In-service training is offered by the Utah Museum of Natural History Education Department university credit can be earned with these courses, leading to salary lane changes for public school teachers. These courses are coordinated with the Academic Outreach and Continuing Education and the Department of Teaching and Learning. As the founder of the university’s Genetic Science Learning Center, the museum continues to partner in its teacher training program.
The museum meeting rooms are available for rental for on- and off-campus groups.
Red Fleet State Park And Dinosaur Track Site
After a few days exploring the incredible beauty of southern Utah, we headed to the northwest corner of the state known as Dinosaurland. John didnt want to set up and break down our camping gear on this trip, so we booked a teepee to make our camping leg a bit easier.
The drive into the park was exciting in and of itself. As you wind through the hills, the landscape is punctuated by signs describing dinosaur fossils that are found there. They are written to help you imagine the dinosaurs living and wandering through the very spot you are driving through.
The campground is on the banks of Red Fleet Reservoir in Red Fleet State Park. Its a beautiful spot to camp or to play for a day. But the big appeal for us was the dinosaur track site just a quick kayak ride away.
My only complaint about this park is that it is staffed by young people who are, lets say, not very professional. We planned to set up camp, and then rent a kayak to explore the track site and reservoir. Unfortunately, there is no posted schedule for renting watercraft. This leaves the staff to decide when they are going to let people rent them. On our day, it was a no. The only people able to rent any watercraft were the siblings and friends of the staff. They were given keys to take what they wanted.
If you hope to kayak to the track site, which looked like quite an amazing experience, bring your own watercraft if you can. If we return, well be bringing an inflatable kayak with us.
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St George Dinosaur Discovery Site
The St. George Discovery Site was our first stop in the state. The story of the museum began not too long ago. In 2000, Dr. Johnson was leveling a hill on his property when he came across a paleontological jackpot. He had uncovered a dinosaur track site on his property.
The family decided to share the tracks with the world and opened the farm to the public. In a short time, the states paleontologists and hundreds of volunteers revealed thousands of fossils at the site. According to paleontologist, Jim Kirkland, The St. George track site is not only the oldest Jurassic dinosaur site in Utah, it is the best basal Jurassic track site in western North America.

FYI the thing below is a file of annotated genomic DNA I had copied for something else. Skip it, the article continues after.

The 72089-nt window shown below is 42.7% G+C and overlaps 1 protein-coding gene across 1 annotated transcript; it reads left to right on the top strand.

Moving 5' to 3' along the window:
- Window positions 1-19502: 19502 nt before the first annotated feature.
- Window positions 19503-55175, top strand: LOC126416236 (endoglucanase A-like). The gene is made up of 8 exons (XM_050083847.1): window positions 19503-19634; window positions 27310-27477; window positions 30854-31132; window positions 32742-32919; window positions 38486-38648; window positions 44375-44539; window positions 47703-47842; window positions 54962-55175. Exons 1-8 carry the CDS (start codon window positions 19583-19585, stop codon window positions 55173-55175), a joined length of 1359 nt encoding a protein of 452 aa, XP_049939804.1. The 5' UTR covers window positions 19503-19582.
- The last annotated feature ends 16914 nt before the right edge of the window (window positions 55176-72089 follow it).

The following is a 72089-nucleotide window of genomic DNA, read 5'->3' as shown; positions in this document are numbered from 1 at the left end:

The museum you visit today is an indoor natural history museum built right over the original discovery site. The exhibits are content-rich and written for visitors with varying levels of interest and understanding. Young children will need some help digesting the information .
A big positive is that the staff strive to make the museum accessible to visitors of all levels. We were given a scavenger hunt that helped us navigate exhibit highlights. J and I moved slowly throughout the main hall. John and Bug skimmed the surface and then went on to dig for fossils in the lobbys sandbox before heading outside to the Dino Park. The outdoor area has a larger fossil-dig sandpit where Bug could have stayed for hours. They also have a couple of model dinosaurs that kids can climb.
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As the Utah state museum of natural history, this top attraction provides an introduction to the science in Utahs remarkable landscape! With engaging exhibits and over 5,000 artifacts on display, the Museum features Utahs paleontology discoveries, fascinating gems and minerals found world-wide, preserved artifacts from Utahs prehistoric peoples, and stories told by the five Native nations that lie within the states boundaries.
Journey to the top of a three-story indoor Canyon. Wander through Utahs dinosaurs and animal life. Interact with earthquakes, erosion, and our Digital Globe to discover how the earths surface and the Great Salt Lake have changed over time. Enjoy breath-taking views from our observatory deck. Hike the Bonneville Shoreline trail. Experience natural history as only Utah can reveal it.
Enjoy beverages, lunch or a snack at the Museum Cafe. Shop the Museum Store for unique jewelry and gift items influenced by natures design. Visitors with young kids will enjoy Our Backyard, an intimate, discovery-based environment that invites our pre-school visitors to experience natural history first hand!